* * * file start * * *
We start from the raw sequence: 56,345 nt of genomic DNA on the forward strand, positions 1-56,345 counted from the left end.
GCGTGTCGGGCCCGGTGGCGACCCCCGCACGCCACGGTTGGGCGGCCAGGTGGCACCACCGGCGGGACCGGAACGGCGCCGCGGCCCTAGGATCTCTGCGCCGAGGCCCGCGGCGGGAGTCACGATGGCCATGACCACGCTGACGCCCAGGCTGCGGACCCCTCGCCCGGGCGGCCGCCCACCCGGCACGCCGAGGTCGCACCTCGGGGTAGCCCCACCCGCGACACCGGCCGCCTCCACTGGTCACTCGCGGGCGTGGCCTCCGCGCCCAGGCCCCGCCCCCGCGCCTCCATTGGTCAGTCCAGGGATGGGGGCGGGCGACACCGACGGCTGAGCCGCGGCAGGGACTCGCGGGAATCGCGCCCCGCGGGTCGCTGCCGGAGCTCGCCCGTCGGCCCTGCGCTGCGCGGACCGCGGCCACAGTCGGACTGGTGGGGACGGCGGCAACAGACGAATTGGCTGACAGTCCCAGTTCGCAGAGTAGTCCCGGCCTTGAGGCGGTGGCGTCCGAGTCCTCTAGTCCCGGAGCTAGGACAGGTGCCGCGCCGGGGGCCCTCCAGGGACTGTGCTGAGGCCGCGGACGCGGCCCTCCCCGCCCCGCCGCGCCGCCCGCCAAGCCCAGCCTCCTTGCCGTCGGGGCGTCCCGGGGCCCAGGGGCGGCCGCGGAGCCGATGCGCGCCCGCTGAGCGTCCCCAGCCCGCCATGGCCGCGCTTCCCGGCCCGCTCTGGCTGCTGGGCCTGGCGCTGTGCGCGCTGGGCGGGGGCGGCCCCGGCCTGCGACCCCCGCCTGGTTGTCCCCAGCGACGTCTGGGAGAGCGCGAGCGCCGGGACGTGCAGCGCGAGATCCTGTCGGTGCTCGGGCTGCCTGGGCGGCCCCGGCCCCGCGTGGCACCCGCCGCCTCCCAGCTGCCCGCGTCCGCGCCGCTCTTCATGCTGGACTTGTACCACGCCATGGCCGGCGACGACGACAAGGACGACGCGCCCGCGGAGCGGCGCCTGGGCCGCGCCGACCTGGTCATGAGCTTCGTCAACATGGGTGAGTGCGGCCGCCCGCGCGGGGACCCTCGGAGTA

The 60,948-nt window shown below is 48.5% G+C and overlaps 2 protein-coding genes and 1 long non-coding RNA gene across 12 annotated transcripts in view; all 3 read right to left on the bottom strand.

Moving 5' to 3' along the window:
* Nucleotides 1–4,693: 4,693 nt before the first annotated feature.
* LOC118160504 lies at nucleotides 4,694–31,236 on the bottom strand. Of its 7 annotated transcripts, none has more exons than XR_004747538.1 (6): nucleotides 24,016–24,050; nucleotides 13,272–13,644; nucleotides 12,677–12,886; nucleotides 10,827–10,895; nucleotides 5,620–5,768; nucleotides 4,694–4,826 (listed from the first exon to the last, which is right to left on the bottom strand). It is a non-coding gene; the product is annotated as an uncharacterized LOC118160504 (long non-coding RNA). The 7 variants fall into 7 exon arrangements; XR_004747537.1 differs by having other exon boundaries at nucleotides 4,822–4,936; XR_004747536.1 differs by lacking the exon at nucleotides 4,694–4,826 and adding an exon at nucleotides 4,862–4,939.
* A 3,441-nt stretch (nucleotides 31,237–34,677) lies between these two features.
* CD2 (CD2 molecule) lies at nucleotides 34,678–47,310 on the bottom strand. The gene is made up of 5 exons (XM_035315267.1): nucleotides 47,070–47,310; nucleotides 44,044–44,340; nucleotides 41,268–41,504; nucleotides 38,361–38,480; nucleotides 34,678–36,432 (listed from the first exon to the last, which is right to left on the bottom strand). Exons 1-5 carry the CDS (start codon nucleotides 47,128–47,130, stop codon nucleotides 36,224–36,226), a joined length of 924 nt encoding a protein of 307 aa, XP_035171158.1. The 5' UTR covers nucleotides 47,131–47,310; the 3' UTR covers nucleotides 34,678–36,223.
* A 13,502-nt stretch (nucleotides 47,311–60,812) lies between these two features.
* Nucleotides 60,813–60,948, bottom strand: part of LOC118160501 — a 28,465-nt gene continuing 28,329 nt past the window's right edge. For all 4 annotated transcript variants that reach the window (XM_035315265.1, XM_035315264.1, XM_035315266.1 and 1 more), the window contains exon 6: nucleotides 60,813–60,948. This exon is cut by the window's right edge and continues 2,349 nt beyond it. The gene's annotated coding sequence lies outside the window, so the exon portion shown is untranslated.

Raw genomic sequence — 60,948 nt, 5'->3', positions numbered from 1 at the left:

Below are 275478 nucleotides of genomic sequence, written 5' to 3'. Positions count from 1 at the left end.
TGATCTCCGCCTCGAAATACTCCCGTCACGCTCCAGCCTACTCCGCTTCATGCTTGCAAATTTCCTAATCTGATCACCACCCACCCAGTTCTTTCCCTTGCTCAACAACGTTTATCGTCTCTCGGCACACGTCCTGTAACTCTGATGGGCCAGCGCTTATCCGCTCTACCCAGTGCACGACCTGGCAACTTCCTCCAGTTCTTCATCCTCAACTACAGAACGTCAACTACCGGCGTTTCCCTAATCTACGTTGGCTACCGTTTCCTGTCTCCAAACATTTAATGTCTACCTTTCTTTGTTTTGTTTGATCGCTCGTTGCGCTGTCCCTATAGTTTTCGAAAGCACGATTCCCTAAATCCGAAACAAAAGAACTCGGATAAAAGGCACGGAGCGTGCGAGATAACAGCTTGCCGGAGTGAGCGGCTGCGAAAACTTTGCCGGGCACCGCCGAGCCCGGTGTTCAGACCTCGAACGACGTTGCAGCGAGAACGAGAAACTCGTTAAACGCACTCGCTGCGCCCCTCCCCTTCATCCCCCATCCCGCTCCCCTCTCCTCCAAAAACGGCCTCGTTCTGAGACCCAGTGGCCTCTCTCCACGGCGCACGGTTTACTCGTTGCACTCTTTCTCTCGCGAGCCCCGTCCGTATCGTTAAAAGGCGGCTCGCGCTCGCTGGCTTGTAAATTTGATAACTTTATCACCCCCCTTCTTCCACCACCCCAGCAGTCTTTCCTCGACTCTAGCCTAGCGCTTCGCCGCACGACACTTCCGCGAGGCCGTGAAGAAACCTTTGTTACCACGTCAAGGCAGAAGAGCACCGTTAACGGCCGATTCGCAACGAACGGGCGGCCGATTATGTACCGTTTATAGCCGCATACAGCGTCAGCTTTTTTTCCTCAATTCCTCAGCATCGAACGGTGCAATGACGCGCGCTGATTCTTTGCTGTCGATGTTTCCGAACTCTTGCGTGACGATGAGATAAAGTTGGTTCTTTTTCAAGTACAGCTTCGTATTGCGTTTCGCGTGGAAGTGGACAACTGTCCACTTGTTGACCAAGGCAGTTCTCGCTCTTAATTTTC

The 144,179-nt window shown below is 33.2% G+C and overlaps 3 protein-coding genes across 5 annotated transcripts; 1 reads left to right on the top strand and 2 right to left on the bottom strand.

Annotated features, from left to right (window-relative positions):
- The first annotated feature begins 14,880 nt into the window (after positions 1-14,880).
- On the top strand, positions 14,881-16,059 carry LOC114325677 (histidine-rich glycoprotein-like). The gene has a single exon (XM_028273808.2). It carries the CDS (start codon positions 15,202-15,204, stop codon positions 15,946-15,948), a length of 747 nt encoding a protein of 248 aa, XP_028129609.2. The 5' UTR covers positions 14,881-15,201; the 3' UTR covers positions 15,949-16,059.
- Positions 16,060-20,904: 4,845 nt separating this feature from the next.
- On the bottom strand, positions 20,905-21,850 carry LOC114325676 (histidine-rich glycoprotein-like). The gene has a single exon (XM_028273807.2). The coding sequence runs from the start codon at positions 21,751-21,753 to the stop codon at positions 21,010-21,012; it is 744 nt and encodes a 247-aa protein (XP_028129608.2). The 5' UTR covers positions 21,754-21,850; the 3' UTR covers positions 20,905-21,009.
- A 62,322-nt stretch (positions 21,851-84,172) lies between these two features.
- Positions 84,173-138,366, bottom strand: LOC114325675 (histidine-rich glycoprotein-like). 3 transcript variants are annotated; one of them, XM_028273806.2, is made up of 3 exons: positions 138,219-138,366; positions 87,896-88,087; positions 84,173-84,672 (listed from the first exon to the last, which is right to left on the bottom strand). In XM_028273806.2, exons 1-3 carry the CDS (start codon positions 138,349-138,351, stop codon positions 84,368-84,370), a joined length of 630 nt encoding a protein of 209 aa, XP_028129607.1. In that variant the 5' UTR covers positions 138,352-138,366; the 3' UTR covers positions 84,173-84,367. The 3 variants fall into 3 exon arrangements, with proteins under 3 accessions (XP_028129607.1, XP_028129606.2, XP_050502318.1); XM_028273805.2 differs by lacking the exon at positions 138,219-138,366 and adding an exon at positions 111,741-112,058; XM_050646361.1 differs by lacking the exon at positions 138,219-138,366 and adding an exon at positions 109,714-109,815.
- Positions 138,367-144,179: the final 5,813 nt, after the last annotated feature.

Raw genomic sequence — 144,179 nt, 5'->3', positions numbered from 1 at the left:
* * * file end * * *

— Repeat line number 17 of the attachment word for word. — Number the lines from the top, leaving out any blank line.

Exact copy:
- On the top strand, positions 14,881-16,059 carry LOC114325677 (histidine-rich glycoprotein-like). The gene has a single exon (XM_028273808.2). It carries the CDS (start codon positions 15,202-15,204, stop codon positions 15,946-15,948), a length of 747 nt encoding a protein of 248 aa, XP_028129609.2. The 5' UTR covers positions 14,881-15,201; the 3' UTR covers positions 15,949-16,059.